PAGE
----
Twelve certified gambling treatment programs in the state receive that money from the state Department of Mental Health and Substance Abuse Services. The amount was set when casino gambling in Oklahoma began in 2004.
While such treatment programs receive additional funds from anonymous donors and grants from some American Indian tribes that run the casinos, the money is supposed to provide help for an estimated 100,000 problem gamblers. That amounts to $7.50 per problem gambler annually — less than the average cost of two boxes of Girl Scout cookies — to treat gambling addiction, as well as the training of counselors and community outreach by the treatment centers.
With 117 casinos in Oklahoma, Indian gaming in the state earned $2.9 billion in fiscal year 2010 and $3.23 billion in fiscal year 2011. Nevertheless, the 2004 compact agreements signed by the state and the tribes provide just $250,000 annually through 2019 for treatment of gambling addiction. The other $500,000 earmarked for yearly treatment comes from the Oklahoma State Lottery.
And that’s caused a headache for those who provide the counseling. Karen Cathey, executive director of A Chance to Change Foundation, said her organization provided services to problem gamblers in fiscal year 2012 that exceeded its Department of Mental Health contract by 35 percent. She said A Chance to Change last year saw a 53-percent increase in services to problem gamblers than the year before.
“The money that we get from the Department of Mental Health doesn’t cover all the services we could provide,” she said.
Lack of foresight
Wiley Harwell, executive director of the Oklahoma Association for Problem and Compulsive Gambling, said no one anticipated the state’s booming growth of gaming when the tribes’ share of the gambling treatment funds was agreed upon.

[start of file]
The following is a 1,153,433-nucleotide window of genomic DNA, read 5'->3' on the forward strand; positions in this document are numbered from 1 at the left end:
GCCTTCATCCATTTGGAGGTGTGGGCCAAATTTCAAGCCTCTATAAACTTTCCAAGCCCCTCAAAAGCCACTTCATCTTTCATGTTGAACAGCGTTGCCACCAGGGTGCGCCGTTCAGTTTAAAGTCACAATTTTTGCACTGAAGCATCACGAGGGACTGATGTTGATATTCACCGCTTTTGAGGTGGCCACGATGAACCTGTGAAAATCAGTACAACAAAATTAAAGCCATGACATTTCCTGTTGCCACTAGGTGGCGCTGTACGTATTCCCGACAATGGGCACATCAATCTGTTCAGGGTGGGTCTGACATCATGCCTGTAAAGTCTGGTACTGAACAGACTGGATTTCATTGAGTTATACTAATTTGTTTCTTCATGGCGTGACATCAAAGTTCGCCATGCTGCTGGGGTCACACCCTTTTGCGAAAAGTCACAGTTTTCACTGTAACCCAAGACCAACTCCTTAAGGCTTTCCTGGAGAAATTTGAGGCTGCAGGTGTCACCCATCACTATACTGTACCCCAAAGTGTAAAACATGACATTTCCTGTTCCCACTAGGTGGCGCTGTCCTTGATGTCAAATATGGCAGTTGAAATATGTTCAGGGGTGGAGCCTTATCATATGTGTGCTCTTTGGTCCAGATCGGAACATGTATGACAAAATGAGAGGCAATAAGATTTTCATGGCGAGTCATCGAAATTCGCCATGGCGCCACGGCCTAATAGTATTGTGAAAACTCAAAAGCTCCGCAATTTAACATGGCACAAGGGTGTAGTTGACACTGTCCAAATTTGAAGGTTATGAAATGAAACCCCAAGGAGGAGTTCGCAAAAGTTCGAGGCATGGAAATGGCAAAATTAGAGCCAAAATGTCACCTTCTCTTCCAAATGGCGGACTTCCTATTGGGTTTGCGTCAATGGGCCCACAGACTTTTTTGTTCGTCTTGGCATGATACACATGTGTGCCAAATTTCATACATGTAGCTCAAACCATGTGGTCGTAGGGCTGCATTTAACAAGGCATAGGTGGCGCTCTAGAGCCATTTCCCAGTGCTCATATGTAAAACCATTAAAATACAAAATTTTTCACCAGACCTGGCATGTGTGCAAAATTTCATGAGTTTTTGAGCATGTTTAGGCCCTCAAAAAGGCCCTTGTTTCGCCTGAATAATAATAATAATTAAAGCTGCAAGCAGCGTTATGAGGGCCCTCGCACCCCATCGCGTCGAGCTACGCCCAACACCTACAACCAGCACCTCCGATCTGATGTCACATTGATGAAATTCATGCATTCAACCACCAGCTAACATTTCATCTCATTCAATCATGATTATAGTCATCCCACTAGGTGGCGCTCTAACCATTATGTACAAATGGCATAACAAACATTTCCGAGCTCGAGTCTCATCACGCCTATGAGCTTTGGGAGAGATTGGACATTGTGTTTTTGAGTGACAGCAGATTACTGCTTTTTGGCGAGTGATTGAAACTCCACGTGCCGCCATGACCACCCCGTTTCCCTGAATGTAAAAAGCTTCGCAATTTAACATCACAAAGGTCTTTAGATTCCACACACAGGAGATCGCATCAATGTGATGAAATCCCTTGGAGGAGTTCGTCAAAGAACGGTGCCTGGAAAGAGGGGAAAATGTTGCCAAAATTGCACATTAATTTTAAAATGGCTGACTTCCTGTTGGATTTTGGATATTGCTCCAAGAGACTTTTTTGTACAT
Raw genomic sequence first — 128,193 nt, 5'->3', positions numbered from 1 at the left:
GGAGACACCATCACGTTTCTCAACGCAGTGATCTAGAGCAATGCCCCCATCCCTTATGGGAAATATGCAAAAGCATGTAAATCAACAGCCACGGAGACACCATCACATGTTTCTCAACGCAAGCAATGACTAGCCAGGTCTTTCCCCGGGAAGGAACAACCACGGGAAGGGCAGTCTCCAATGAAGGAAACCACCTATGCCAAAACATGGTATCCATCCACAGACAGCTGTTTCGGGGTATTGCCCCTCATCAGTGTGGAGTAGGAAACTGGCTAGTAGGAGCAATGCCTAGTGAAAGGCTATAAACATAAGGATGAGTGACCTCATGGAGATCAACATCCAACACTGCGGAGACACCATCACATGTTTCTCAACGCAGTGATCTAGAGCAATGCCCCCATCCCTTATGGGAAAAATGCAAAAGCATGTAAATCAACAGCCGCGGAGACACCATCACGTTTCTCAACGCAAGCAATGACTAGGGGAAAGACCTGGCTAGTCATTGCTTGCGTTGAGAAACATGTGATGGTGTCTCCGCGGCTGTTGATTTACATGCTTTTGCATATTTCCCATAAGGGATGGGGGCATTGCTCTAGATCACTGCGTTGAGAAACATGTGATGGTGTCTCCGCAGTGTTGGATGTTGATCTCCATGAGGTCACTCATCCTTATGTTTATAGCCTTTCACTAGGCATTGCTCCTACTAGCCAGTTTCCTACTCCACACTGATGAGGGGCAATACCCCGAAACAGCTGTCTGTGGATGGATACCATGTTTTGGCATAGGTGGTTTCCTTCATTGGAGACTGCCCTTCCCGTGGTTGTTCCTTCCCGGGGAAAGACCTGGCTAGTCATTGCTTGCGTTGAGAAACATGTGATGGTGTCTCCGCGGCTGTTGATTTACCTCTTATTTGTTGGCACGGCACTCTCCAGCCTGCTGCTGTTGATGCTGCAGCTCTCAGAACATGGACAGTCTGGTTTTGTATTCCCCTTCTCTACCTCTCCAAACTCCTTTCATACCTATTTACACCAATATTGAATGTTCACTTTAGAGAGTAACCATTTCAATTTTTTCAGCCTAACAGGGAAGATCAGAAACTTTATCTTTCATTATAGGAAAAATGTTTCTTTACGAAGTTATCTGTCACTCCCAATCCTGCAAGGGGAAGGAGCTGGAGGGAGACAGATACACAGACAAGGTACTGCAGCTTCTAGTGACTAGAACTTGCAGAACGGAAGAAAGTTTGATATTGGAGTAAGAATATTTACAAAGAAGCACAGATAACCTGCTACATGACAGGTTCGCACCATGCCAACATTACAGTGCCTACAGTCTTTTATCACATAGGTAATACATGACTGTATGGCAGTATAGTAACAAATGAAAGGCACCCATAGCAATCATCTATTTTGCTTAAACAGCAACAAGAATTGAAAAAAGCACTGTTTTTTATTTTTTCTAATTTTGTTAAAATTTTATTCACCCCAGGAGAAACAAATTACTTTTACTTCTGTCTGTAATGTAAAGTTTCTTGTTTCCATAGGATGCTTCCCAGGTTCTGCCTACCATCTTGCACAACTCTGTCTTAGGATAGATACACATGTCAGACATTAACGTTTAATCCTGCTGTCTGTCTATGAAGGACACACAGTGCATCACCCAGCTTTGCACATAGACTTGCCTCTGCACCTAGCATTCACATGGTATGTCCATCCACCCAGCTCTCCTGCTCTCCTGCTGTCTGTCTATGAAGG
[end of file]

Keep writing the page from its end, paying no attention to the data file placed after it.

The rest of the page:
“That’s not an accusation on any one’s part, and this isn’t the tribes’ fault. This is the way the legislation set it up in the very beginning of the compact agreements,” he said. “Nobody imagined we’d be where we are today. They thought there’d be a handful of casinos.”
In fact, Harwell said Oklahoma has the country’s third-largest number of slot machines, located everywhere from gas stations and smoke shops to the second-largest gaming floor in the country at WinStar World Casino in Thackerville.
But requests for additional funding to treat problem gambling are hampered because treatment centers are barred from keeping waiting lists of those seeking help.
“The dilemma is, since we only have ‘x’ amount of dollars for treatment and every bit of that gets used every year, how do we have the statistics to prove we need more money when we use exactly what we have and they’re not allowed to keep waiting lists?” Harwell said. “It’s hard to justify without hard numbers that we need more money.”
Moreover, he said the estimate of 100,000 problem or addicted gamblers in Oklahoma is conservative. The figure is based on a 1999 national survey that reported 1.5 percent of the population are pathological gamblers at any one time. The percentage doubles if susceptible individuals live within 50 miles of a casino.
“The vast majority of the population of Oklahoma lives within 50 miles of a casino,” said Harwell.
Some tribes make direct donations to Harwell’s organization while others contribute a percentage of money collected when problem gamblers sign self-exclusion agreements with some of the tribes.
“If a casino patron self-excludes themselves from a casino but they go back in and win anyway, [the casinos] check them compared to this self-exclusion list, and then [the patrons] don’t get that money,” he said.
Harwell’s group is administering a statewide self-exclusion list, which has the participation of 17 tribes and allows gamblers to self-exclude at casinos run by those tribes.
Because gambling can create an actual physical craving akin to substance abuse, Harwell said he anticipates the inclusion of gambling addiction in the upcoming edition of the American Psychiatric Association’s Diagnostic and Statistical Manual of Mental Disorders.
“Gambling enhances serotonin, norepinephrine and dopamine levels of the brain,” he said. “So then if you’re not able to gamble, or if you’re trying to cut back your gambling, you have withdrawal symptoms of agitation and irritability because your body is literally saying, ‘Hey, where are my levels of excitement? Where’s my serotonin? Where’s my norepinephrine and my dopamine?’”